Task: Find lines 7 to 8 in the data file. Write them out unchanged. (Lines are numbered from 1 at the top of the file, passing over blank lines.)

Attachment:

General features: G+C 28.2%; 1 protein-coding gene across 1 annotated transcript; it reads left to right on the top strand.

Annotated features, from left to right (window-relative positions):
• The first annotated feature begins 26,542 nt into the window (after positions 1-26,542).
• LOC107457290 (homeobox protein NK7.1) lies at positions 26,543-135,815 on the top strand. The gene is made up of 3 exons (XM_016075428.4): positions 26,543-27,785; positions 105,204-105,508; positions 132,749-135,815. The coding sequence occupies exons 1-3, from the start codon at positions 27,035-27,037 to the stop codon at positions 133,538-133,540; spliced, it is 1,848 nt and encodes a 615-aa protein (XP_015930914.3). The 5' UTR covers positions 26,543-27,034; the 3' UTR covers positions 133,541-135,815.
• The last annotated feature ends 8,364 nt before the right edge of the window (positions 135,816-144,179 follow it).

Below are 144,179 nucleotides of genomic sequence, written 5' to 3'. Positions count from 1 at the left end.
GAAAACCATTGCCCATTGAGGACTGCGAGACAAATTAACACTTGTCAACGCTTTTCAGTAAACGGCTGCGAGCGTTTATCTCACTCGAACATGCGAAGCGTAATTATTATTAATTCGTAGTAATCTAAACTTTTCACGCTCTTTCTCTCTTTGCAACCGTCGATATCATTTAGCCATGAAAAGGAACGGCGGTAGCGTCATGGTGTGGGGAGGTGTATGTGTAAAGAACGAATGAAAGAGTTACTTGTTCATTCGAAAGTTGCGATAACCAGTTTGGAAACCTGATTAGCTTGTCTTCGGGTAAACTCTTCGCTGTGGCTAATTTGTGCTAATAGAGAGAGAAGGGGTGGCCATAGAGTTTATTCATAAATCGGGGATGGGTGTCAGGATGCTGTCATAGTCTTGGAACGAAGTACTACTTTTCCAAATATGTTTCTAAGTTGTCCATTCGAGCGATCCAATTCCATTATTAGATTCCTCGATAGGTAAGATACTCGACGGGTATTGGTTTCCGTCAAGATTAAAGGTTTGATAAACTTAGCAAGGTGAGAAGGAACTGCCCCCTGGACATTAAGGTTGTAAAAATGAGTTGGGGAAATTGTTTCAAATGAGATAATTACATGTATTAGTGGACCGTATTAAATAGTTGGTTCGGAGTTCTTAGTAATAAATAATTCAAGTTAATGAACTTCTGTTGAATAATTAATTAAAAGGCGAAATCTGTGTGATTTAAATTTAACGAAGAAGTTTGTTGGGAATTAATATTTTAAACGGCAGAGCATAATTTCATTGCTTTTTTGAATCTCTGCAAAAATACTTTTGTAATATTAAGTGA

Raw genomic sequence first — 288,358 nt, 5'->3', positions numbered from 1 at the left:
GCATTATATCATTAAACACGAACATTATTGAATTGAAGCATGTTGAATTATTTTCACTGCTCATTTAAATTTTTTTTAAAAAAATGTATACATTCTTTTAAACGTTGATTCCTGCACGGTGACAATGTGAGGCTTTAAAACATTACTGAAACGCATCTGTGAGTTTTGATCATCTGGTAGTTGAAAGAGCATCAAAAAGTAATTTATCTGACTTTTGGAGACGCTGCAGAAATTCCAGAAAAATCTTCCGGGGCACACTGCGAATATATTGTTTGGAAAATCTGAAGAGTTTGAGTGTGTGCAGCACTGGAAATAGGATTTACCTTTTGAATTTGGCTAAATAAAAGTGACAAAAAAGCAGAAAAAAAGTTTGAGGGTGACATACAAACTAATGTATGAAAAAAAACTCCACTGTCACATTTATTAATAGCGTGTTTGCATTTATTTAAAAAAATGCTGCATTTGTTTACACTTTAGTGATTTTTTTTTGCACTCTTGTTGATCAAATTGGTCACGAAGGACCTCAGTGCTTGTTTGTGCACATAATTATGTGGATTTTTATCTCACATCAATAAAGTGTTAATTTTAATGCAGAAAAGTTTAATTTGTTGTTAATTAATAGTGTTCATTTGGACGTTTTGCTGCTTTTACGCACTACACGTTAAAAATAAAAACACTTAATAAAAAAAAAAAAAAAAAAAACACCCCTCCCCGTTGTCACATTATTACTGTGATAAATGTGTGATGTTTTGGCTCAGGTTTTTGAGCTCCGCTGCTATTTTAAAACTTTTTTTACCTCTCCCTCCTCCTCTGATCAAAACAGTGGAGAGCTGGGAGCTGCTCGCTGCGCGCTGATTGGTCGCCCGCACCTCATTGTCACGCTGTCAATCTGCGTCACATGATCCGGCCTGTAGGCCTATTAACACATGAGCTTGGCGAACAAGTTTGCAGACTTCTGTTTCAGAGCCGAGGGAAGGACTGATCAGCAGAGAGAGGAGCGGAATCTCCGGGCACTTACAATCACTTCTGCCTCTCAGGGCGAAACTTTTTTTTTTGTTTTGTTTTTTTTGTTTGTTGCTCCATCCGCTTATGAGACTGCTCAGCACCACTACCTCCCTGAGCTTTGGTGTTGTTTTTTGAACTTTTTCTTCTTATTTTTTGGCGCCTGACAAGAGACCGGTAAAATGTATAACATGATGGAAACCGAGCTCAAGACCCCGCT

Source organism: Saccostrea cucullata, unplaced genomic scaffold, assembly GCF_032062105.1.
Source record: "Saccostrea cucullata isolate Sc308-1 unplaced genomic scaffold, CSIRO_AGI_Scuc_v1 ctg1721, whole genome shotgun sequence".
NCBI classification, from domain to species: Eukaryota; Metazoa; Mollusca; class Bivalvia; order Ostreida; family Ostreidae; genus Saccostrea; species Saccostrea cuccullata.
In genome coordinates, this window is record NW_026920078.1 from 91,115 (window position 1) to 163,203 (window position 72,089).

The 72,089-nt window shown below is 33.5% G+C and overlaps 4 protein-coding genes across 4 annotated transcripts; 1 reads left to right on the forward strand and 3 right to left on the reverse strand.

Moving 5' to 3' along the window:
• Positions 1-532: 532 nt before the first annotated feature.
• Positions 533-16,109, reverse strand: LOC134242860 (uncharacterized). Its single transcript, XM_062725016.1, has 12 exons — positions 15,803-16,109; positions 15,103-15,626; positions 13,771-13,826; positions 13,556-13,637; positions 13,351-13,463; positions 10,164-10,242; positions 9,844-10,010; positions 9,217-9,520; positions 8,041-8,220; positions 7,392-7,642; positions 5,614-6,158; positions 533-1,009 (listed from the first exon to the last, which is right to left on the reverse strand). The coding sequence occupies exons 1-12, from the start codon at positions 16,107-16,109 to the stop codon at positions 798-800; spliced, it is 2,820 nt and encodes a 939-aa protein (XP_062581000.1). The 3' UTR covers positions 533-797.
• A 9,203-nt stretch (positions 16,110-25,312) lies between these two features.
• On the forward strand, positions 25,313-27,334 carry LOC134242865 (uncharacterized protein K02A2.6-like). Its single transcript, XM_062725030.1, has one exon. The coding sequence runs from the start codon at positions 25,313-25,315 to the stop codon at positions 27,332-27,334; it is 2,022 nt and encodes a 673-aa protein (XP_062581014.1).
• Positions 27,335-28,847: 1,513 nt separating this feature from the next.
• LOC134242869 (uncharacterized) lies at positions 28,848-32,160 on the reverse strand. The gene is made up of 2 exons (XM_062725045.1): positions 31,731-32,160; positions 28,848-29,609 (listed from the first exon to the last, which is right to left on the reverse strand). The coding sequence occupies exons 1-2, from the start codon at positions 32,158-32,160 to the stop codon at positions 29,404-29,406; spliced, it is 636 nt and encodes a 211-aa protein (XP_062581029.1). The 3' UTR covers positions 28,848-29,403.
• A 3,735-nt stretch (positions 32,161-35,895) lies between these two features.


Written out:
GAAAACCATTGCCCATTGAGGACTGCGAGACAAATTAACACTTGTCAACGCTTTTCAGTAAACGGCTGCGAGCGTTTATCTCACTCGAACATGCGAAGCGTAATTATTATTAATTCGTAGTAATCTAAACTTTTCACGCTCTTTCTCTCTTTGCAACCGTCGATATCATTTAGCCATGAAAAGGAACGGCGGTAGCGTCATGGTGTGGGGAGGTGTATGTGTAAAGAACGAATGAAAGAGTTACTTGTTCATTCGAAAGTTGCGATAACCAGTTTGGAAACCTGATTAGCTTGTCTTCGGGTAAACTCTTCGCTGTGGCTAATTTGTGCTAATAGAGAGAGAAGGGGTGGCCATAGAGTTTATTCATAAATCGGGGATGGGTGTCAGGATGCTGTCATAGTCTTGGAACGAAGTACTACTTTTCCAAATATGTTTCTAAGTTGTCCATTCGAGCGATCCAATTCCATTATTAGATTCCTCGATAGGTAAGATACTCGACGGGTATTGGTTTCCGTCAAGATTAAAGGTTTGATAAACTTAGCAAGGTGAGAAGGAACTGCCCCCTGGACATTAAGGTTGTAAAAATGAGTTGGGGAAATTGTTTCAAATGAGATAATTACATGTATTAGTGGACCGTATTAAATAGTTGGTTCGGAGTTCTTAGTAATAAATAATTCAAGTTAATGAACTTCTGTTGAATAATTAATTAAAAGGCGAAATCTGTGTGATTTAAATTTAACGAAGAAGTTTGTTGGGAATTAATATTTTAAACGGCAGAGCATAATTTCATTGCTTTTTTGAATCTCTGCAAAAATACTTTTGTAATATTAAGTGA

Raw genomic sequence first — 288,358 nt, 5'->3', positions numbered from 1 at the left: